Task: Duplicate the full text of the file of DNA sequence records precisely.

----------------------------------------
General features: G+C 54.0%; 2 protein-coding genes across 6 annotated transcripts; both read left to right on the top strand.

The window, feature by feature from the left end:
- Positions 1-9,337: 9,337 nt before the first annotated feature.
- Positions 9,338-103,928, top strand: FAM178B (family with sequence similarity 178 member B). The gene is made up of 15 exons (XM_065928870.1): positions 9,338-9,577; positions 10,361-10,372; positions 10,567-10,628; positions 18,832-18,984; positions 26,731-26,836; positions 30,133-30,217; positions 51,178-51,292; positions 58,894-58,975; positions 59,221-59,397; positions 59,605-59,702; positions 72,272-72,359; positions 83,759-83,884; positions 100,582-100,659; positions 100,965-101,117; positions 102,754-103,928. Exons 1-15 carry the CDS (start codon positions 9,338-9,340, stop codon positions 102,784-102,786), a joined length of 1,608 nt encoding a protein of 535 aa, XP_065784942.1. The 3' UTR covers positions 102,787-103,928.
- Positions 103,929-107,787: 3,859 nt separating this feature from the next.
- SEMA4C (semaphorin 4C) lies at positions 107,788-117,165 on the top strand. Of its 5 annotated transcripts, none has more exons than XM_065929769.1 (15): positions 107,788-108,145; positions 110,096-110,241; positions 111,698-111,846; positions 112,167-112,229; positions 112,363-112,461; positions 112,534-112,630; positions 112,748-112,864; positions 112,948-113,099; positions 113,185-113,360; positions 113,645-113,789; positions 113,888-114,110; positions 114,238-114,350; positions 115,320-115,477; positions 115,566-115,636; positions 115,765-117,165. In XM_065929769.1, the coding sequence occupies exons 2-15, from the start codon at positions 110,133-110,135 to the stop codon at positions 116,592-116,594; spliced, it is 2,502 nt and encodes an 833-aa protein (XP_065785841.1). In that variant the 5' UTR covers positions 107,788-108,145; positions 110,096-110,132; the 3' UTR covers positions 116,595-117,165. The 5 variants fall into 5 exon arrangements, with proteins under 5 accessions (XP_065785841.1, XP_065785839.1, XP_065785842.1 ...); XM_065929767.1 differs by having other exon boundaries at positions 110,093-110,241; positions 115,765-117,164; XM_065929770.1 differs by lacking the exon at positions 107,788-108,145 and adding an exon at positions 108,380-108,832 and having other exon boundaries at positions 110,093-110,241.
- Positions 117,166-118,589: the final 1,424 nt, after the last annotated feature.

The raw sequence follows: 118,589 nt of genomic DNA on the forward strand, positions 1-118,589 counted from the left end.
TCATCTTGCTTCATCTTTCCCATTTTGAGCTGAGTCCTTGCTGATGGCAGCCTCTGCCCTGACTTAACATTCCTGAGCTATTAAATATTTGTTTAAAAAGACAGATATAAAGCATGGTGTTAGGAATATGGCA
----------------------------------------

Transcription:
General features: G+C 54.0%; 2 protein-coding genes across 6 annotated transcripts; both read left to right on the top strand.

The window, feature by feature from the left end:
- Positions 1-9,337: 9,337 nt before the first annotated feature.
- Positions 9,338-103,928, top strand: FAM178B (family with sequence similarity 178 member B). The gene is made up of 15 exons (XM_065928870.1): positions 9,338-9,577; positions 10,361-10,372; positions 10,567-10,628; positions 18,832-18,984; positions 26,731-26,836; positions 30,133-30,217; positions 51,178-51,292; positions 58,894-58,975; positions 59,221-59,397; positions 59,605-59,702; positions 72,272-72,359; positions 83,759-83,884; positions 100,582-100,659; positions 100,965-101,117; positions 102,754-103,928. Exons 1-15 carry the CDS (start codon positions 9,338-9,340, stop codon positions 102,784-102,786), a joined length of 1,608 nt encoding a protein of 535 aa, XP_065784942.1. The 3' UTR covers positions 102,787-103,928.
- Positions 103,929-107,787: 3,859 nt separating this feature from the next.
- SEMA4C (semaphorin 4C) lies at positions 107,788-117,165 on the top strand. Of its 5 annotated transcripts, none has more exons than XM_065929769.1 (15): positions 107,788-108,145; positions 110,096-110,241; positions 111,698-111,846; positions 112,167-112,229; positions 112,363-112,461; positions 112,534-112,630; positions 112,748-112,864; positions 112,948-113,099; positions 113,185-113,360; positions 113,645-113,789; positions 113,888-114,110; positions 114,238-114,350; positions 115,320-115,477; positions 115,566-115,636; positions 115,765-117,165. In XM_065929769.1, the coding sequence occupies exons 2-15, from the start codon at positions 110,133-110,135 to the stop codon at positions 116,592-116,594; spliced, it is 2,502 nt and encodes an 833-aa protein (XP_065785841.1). In that variant the 5' UTR covers positions 107,788-108,145; positions 110,096-110,132; the 3' UTR covers positions 116,595-117,165. The 5 variants fall into 5 exon arrangements, with proteins under 5 accessions (XP_065785841.1, XP_065785839.1, XP_065785842.1 ...); XM_065929767.1 differs by having other exon boundaries at positions 110,093-110,241; positions 115,765-117,164; XM_065929770.1 differs by lacking the exon at positions 107,788-108,145 and adding an exon at positions 108,380-108,832 and having other exon boundaries at positions 110,093-110,241.
- Positions 117,166-118,589: the final 1,424 nt, after the last annotated feature.

The raw sequence follows: 118,589 nt of genomic DNA on the forward strand, positions 1-118,589 counted from the left end.
TCATCTTGCTTCATCTTTCCCATTTTGAGCTGAGTCCTTGCTGATGGCAGCCTCTGCCCTGACTTAACATTCCTGAGCTATTAAATATTTGTTTAAAAAGACAGATATAAAGCATGGTGTTAGGAATATGGCA